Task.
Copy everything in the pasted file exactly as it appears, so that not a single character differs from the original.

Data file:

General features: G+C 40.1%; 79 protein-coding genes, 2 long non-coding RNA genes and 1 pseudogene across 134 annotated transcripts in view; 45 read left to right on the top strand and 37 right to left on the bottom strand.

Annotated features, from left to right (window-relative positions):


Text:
General features: G+C 40.1%; 79 protein-coding genes, 2 long non-coding RNA genes and 1 pseudogene across 134 annotated transcripts in view; 45 read left to right on the top strand and 37 right to left on the bottom strand.

Annotated features, from left to right (window-relative positions):